Description of the Game Modern Higher Education

Click here to login in the new version of the Game Modern Higher Education. Interactive list for evidence-based Education Design

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Description of the Game Modern Higher Education.

Context:
In the last few months many university teachers have been organizing online education. Why not apply some new teaching and learning activities from the on-line course in your regular blended learning course? How can you use the IT options in combination with face-to-face education? Maybe you find some more possibilities to modernise your F2F and IT education.
The game supports the teachers to decide which IT-options can be used in the coming study year and which requirements have to be fulfilled.
The game gives the teachers a systematic overview of the available evidence-based options to modernise their education.
The resulting learning process in the teachers’ course should be profitable for the students and fo the teacher. The management has to organise the requirements which are necessary to be able to implement the selected options.

The ‘game’ can be played as an individual or in small groups.

Learning objectives:

  1. To give the player clear insight in the design principles behind Modern Higher Education and the options how to apply these principles in higher education.
  2. To select the most promising options to modernize the players own course (the what-question) and formulate the expected results of the implementation (the why-question).
  3. To formulate the qualities which have to be realized to achieve the expected learning results.
  4. To prepare a teacher’s team discussion about which options  of Modern Higher Education should be introduced in the program and the teacher courses.

Content
The content of the game is

  • the eight, main design principles of modern higher education. The principles are explained in more detail. Players can find some background information on the website https://bl.curriculumdesignhe.eu.
  • the various options for the implementation of the design find some background information on the website https://bl.curriculumdesignhe.eu.
  • the requirements which have to be realized in order to enable the players to implement the selected options.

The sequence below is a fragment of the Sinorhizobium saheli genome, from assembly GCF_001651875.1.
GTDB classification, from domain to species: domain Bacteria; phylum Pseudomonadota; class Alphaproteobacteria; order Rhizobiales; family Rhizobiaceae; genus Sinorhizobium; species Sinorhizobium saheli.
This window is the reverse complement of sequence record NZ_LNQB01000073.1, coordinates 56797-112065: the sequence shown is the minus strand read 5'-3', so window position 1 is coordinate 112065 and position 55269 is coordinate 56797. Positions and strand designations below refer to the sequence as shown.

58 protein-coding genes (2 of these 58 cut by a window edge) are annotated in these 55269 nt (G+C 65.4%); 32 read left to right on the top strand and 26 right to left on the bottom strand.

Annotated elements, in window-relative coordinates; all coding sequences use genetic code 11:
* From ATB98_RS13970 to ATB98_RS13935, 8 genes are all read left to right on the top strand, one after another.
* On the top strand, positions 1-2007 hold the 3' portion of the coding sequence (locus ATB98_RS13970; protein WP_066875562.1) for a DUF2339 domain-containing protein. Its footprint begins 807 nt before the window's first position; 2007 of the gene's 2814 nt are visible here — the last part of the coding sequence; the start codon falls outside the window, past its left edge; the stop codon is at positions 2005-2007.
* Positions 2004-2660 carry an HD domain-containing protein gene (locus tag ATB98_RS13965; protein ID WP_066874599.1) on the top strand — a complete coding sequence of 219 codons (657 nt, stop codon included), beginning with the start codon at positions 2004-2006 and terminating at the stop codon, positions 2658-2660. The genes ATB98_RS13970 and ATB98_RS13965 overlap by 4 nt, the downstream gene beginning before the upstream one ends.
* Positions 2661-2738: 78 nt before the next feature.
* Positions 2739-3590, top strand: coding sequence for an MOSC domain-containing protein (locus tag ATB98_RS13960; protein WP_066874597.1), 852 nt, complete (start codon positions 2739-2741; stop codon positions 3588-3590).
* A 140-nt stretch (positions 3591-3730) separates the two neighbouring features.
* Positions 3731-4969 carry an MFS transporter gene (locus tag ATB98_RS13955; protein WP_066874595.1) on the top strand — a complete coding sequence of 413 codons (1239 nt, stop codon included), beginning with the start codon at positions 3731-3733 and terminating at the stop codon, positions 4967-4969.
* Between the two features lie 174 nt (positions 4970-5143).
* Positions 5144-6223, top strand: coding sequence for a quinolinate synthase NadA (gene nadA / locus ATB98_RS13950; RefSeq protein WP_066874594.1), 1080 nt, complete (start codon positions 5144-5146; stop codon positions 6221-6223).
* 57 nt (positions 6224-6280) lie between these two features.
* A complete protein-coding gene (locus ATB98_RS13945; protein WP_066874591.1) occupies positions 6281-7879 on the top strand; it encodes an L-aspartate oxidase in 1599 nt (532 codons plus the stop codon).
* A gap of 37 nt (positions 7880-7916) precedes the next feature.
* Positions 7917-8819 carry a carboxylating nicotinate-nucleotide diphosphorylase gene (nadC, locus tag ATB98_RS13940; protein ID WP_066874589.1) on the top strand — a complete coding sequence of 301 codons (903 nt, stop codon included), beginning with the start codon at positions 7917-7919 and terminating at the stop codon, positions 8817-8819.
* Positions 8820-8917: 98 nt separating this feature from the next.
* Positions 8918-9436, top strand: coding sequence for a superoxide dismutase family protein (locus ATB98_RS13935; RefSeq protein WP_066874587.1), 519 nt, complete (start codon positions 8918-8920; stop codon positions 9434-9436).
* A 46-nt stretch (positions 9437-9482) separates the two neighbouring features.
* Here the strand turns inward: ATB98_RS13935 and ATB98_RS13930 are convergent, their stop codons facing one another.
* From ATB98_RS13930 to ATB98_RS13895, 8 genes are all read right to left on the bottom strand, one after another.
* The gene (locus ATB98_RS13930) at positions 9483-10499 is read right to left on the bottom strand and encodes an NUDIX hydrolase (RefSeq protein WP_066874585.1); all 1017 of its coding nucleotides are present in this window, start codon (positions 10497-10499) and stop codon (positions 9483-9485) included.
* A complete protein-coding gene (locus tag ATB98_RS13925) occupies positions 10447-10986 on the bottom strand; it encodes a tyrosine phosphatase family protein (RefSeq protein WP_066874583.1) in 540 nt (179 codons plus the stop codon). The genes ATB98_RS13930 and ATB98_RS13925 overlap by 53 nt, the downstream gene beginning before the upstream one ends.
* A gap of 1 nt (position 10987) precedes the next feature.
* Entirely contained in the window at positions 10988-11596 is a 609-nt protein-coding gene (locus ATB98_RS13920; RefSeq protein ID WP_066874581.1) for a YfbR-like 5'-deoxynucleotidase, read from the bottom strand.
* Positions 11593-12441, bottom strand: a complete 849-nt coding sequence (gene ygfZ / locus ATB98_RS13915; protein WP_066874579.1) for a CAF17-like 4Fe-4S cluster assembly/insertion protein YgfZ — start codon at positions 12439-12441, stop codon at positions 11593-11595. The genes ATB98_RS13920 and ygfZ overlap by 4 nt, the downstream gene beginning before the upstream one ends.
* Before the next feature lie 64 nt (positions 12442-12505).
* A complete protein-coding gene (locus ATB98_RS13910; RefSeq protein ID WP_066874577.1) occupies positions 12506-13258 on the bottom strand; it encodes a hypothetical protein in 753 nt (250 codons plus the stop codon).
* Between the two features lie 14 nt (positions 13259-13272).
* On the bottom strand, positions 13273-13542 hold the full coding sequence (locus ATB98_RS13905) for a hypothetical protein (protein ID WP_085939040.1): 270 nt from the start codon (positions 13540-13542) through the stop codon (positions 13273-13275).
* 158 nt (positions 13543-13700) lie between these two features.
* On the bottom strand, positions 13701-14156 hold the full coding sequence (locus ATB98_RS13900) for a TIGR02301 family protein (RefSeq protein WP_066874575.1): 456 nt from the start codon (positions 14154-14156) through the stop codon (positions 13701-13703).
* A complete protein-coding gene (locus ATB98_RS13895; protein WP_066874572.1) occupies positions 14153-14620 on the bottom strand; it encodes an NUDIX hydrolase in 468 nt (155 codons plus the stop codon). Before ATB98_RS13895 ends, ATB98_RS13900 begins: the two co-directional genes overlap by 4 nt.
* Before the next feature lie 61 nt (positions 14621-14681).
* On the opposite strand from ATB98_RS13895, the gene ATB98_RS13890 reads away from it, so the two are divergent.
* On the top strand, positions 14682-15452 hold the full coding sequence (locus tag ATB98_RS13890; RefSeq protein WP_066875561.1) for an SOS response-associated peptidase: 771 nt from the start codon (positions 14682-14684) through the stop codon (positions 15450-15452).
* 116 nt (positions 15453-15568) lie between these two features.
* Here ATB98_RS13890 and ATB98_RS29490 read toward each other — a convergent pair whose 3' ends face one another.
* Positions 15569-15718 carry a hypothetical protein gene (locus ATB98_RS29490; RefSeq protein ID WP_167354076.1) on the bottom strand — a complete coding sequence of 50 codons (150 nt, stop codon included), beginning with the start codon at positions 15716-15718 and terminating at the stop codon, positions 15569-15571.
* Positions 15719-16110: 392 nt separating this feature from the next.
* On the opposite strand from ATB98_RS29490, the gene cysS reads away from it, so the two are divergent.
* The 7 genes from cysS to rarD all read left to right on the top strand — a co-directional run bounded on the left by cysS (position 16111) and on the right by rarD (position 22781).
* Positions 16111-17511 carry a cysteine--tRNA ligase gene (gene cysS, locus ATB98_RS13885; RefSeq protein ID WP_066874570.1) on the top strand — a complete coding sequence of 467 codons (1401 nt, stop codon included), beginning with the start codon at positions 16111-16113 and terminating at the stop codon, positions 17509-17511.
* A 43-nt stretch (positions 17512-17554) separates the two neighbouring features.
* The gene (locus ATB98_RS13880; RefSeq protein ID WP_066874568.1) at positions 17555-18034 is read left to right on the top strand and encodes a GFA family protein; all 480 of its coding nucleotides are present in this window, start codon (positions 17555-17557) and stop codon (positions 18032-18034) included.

The principles and options are supported by research evidencies and practical experiences. A crucial consideration is that there are no standard solutions or advices. The players have to decide which options will increase the quality of their education.

Some examples of options
Consider entry level, use of remedial study materials.
Feedback by the teacher, the tutor or fellow students.
Results of the self-study is discussed and deepened in F2F,
Present assignments through Moodle/Blackboard.
Illustrate cases, problems or issues with different media.
Social and professional integration in your course.
Check coherence test and learning objectives.
Cooperate in the team of teachers to develop learning tracks.

The options are arranged in the game from two angles: (1) to the seven design principles and (2) to three practical questions: What to do in your class? What preparation by you is necessary? and What should be done in the team of teachers?

The players can (de)select the options and will put them in an action plan. There is a possibility teachers can add their own options.

All options have a certain level of modernity (based on my opinion): modern (easy/simple solutions), very modern (some new didactical approaches) and really modern (but still practical and feasible). At some points in the game the player gets a score for the modernity of his/her selection. The score should be as high as possible.

Result:
Each teacher has selected 6-7 serious options to modernize his or her course. In my own workshop for teachers in Indonesia and Ghana the teachers (players) will present and discuss their selection of options. The next step is to think about the How-question and prepare a new Route map for their course. The selected options should be given a place in the learning process of the teachers’ course. The resulting learning process should be profitable for the students and fo the teacher. See Course development.

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